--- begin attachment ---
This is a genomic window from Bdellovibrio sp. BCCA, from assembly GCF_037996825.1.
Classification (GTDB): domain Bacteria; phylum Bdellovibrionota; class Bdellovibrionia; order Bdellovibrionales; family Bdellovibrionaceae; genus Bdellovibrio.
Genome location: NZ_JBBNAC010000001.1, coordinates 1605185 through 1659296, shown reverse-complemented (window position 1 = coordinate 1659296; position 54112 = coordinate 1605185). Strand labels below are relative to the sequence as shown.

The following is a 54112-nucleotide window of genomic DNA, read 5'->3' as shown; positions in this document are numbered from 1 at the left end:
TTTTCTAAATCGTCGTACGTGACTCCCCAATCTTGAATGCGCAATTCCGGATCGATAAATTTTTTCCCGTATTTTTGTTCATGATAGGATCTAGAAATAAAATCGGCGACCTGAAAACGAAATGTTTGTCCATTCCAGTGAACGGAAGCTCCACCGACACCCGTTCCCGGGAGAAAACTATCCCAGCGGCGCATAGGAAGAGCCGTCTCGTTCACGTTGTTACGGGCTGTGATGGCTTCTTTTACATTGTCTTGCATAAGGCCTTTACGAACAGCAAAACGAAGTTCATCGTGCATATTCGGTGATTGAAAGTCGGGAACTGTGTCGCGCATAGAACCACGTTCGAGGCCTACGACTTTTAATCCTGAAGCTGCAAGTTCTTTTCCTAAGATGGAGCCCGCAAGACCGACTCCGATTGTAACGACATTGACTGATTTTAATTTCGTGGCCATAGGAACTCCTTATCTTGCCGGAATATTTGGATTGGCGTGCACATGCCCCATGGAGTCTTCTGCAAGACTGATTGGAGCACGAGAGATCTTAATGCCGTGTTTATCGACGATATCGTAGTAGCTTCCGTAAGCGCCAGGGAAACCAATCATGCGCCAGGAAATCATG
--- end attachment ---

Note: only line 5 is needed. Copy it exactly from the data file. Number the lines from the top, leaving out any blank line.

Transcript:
TTTTCTAAATCGTCGTACGTGACTCCCCAATCTTGAATGCGCAATTCCGGATCGATAAATTTTTTCCCGTATTTTTGTTCATGATAGGATCTAGAAATAAAATCGGCGACCTGAAAACGAAATGTTTGTCCATTCCAGTGAACGGAAGCTCCACCGACACCCGTTCCCGGGAGAAAACTATCCCAGCGGCGCATAGGAAGAGCCGTCTCGTTCACGTTGTTACGGGCTGTGATGGCTTCTTTTACATTGTCTTGCATAAGGCCTTTACGAACAGCAAAACGAAGTTCATCGTGCATATTCGGTGATTGAAAGTCGGGAACTGTGTCGCGCATAGAACCACGTTCGAGGCCTACGACTTTTAATCCTGAAGCTGCAAGTTCTTTTCCTAAGATGGAGCCCGCAAGACCGACTCCGATTGTAACGACATTGACTGATTTTAATTTCGTGGCCATAGGAACTCCTTATCTTGCCGGAATATTTGGATTGGCGTGCACATGCCCCATGGAGTCTTCTGCAAGACTGATTGGAGCACGAGAGATCTTAATGCCGTGTTTATCGACGATATCGTAGTAGCTTCCGTAAGCGCCAGGGAAACCAATCATGCGCCAGGAAATCATG